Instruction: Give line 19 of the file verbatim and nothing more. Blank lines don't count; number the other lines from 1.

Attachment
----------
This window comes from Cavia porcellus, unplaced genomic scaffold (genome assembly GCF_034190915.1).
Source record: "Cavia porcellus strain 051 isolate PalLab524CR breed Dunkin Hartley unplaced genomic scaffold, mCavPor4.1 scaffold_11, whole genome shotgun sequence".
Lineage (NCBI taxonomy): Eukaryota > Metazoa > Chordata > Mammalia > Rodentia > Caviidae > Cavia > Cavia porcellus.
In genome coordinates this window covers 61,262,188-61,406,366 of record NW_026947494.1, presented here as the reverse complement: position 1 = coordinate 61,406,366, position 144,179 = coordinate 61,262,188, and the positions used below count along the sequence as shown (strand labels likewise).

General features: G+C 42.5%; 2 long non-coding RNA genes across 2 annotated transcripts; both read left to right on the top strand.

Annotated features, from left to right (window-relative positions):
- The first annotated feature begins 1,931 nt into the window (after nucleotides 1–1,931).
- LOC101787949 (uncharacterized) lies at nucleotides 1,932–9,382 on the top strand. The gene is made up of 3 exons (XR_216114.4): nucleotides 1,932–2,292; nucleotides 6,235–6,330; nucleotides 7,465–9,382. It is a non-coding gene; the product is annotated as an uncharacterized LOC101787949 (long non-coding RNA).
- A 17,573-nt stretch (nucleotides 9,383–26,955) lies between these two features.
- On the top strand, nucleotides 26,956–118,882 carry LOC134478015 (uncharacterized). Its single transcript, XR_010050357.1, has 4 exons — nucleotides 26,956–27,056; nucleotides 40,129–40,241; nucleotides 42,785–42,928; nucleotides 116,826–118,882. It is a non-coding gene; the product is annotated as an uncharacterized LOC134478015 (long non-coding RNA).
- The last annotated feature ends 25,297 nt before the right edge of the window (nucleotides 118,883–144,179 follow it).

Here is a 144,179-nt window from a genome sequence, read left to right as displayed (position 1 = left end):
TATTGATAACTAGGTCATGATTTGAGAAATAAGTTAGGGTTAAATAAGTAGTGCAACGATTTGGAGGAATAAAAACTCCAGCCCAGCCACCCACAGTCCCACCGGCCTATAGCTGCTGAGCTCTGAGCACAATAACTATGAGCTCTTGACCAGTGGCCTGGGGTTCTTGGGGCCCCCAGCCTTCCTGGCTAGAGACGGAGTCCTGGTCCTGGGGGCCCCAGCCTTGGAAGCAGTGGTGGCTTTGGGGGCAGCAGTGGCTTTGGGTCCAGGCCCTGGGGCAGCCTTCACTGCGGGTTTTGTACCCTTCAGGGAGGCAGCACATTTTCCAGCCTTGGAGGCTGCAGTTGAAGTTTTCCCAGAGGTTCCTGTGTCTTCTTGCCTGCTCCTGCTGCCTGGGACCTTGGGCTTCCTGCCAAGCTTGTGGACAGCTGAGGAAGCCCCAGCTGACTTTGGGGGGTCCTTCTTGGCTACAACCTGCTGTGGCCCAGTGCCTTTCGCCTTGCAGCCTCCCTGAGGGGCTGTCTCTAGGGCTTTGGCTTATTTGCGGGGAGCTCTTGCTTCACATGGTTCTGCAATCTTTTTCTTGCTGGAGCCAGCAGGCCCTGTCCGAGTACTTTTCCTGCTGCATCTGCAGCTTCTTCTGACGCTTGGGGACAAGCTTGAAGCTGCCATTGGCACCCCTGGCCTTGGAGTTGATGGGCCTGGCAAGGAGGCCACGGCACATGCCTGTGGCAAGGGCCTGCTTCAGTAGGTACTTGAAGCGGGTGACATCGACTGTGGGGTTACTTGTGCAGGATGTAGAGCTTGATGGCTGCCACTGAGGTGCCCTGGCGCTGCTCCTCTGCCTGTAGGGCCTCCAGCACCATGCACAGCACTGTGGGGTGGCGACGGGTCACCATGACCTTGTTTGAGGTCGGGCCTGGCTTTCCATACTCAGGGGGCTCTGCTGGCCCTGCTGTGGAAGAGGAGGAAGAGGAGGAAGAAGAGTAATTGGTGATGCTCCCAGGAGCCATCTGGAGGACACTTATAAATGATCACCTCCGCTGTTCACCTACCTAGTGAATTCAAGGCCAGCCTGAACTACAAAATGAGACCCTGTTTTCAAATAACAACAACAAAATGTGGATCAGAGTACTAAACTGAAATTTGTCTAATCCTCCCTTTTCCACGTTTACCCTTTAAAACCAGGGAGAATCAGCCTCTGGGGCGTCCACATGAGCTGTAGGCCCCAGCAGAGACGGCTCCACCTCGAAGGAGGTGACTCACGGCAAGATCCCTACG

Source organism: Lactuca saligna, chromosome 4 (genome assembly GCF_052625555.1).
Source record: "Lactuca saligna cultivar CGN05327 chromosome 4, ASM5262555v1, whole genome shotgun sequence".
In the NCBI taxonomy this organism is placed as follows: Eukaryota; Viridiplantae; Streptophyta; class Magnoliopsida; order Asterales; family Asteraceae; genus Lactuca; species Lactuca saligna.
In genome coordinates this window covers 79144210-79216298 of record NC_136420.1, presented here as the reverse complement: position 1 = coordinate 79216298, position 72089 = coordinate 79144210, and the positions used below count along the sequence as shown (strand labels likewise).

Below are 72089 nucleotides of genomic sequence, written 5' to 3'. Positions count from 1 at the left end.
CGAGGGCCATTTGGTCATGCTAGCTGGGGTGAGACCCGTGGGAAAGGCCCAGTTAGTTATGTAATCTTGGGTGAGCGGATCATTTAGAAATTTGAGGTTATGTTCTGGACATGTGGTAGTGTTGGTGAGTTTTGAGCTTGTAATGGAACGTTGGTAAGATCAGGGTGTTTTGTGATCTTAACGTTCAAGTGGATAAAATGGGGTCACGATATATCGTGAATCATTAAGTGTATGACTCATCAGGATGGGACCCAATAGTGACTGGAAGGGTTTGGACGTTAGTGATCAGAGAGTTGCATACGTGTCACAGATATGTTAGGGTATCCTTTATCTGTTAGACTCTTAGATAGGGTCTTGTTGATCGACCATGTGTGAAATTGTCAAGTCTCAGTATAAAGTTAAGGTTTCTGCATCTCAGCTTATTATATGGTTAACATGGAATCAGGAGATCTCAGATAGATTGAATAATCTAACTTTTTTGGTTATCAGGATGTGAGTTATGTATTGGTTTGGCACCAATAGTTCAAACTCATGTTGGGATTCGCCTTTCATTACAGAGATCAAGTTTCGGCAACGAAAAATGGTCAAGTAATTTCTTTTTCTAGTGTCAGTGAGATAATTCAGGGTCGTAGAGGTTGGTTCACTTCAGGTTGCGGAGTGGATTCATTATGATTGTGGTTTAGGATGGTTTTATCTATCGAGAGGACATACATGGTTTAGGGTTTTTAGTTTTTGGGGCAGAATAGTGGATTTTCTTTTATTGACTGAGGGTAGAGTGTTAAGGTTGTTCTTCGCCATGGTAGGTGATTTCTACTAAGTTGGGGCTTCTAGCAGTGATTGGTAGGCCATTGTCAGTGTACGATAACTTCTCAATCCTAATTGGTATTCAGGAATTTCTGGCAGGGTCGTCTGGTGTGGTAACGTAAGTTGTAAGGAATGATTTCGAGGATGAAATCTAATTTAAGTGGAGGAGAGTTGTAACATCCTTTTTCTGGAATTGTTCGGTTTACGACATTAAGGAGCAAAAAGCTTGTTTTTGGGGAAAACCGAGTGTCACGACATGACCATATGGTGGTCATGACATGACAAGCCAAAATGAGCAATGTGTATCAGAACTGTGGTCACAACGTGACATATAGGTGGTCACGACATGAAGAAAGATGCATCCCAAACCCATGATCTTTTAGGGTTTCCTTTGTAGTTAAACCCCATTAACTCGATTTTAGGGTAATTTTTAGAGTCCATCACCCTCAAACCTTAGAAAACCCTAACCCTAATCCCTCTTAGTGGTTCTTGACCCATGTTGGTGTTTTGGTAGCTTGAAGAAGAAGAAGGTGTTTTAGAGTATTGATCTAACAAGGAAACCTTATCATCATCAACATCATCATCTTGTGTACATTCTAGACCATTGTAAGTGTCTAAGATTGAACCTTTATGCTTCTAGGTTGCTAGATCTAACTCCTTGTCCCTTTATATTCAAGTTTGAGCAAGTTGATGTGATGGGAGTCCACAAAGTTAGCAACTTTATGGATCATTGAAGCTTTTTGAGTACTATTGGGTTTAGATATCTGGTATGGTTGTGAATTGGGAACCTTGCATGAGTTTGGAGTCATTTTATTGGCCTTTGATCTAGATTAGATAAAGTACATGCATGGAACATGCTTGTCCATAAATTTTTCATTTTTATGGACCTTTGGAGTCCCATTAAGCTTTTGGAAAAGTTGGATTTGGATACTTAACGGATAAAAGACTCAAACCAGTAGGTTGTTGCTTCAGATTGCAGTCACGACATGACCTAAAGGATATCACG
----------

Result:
CGAGGGCCATTTGGTCATGCTAGCTGGGGTGAGACCCGTGGGAAAGGCCCAGTTAGTTATGTAATCTTGGGTGAGCGGATCATTTAGAAATTTGAGGTTATGTTCTGGACATGTGGTAGTGTTGGTGAGTTTTGAGCTTGTAATGGAACGTTGGTAAGATCAGGGTGTTTTGTGATCTTAACGTTCAAGTGGATAAAATGGGGTCACGATATATCGTGAATCATTAAGTGTATGACTCATCAGGATGGGACCCAATAGTGACTGGAAGGGTTTGGACGTTAGTGATCAGAGAGTTGCATACGTGTCACAGATATGTTAGGGTATCCTTTATCTGTTAGACTCTTAGATAGGGTCTTGTTGATCGACCATGTGTGAAATTGTCAAGTCTCAGTATAAAGTTAAGGTTTCTGCATCTCAGCTTATTATATGGTTAACATGGAATCAGGAGATCTCAGATAGATTGAATAATCTAACTTTTTTGGTTATCAGGATGTGAGTTATGTATTGGTTTGGCACCAATAGTTCAAACTCATGTTGGGATTCGCCTTTCATTACAGAGATCAAGTTTCGGCAACGAAAAATGGTCAAGTAATTTCTTTTTCTAGTGTCAGTGAGATAATTCAGGGTCGTAGAGGTTGGTTCACTTCAGGTTGCGGAGTGGATTCATTATGATTGTGGTTTAGGATGGTTTTATCTATCGAGAGGACATACATGGTTTAGGGTTTTTAGTTTTTGGGGCAGAATAGTGGATTTTCTTTTATTGACTGAGGGTAGAGTGTTAAGGTTGTTCTTCGCCATGGTAGGTGATTTCTACTAAGTTGGGGCTTCTAGCAGTGATTGGTAGGCCATTGTCAGTGTACGATAACTTCTCAATCCTAATTGGTATTCAGGAATTTCTGGCAGGGTCGTCTGGTGTGGTAACGTAAGTTGTAAGGAATGATTTCGAGGATGAAATCTAATTTAAGTGGAGGAGAGTTGTAACATCCTTTTTCTGGAATTGTTCGGTTTACGACATTAAGGAGCAAAAAGCTTGTTTTTGGGGAAAACCGAGTGTCACGACATGACCATATGGTGGTCATGACATGACAAGCCAAAATGAGCAATGTGTATCAGAACTGTGGTCACAACGTGACATATAGGTGGTCACGACATGAAGAAAGATGCATCCCAAACCCATGATCTTTTAGGGTTTCCTTTGTAGTTAAACCCCATTAACTCGATTTTAGGGTAATTTTTAGAGTCCATCACCCTCAAACCTTAGAAAACCCTAACCCTAATCCCTCTTAGTGGTTCTTGACCCATGTTGGTGTTTTGGTAGCTTGAAGAAGAAGAAGGTGTTTTAGAGTATTGATCTAACAAGGAAACCTTATCATCATCAACATCATCATCTTGTGTACATTCTAGACCATTGTAAGTGTCTAAGATTGAACCTTTATGCTTCTAGGTTGCTAGATCTAACTCCTTGTCCCTTTATATTCAAGTTTGAGCAAGTTGATGTGATGGGAGTCCACAAAGTTAGCAACTTTATGGATCATTGAAGCTTTTTGAGTACTATTGGGTTTAGATATCTGGTATGGTTGTGAATTGGGAACCTTGCATGAGTTTGGAGTCATTTTATTGGCCTTTGATCTAGATTAGATAAAGTACATGCATGGAACATGCTTGTCCATAAATTTTTCATTTTTATGGACCTTTGGAGTCCCATTAAGCTTTTGGAAAAGTTGGATTTGGATACTTAACGGATAAAAGACTCAAACCAGTAGGTTGTTGCTTCAGATTGCAGTCACGACATGACCTAAAGGATATCACG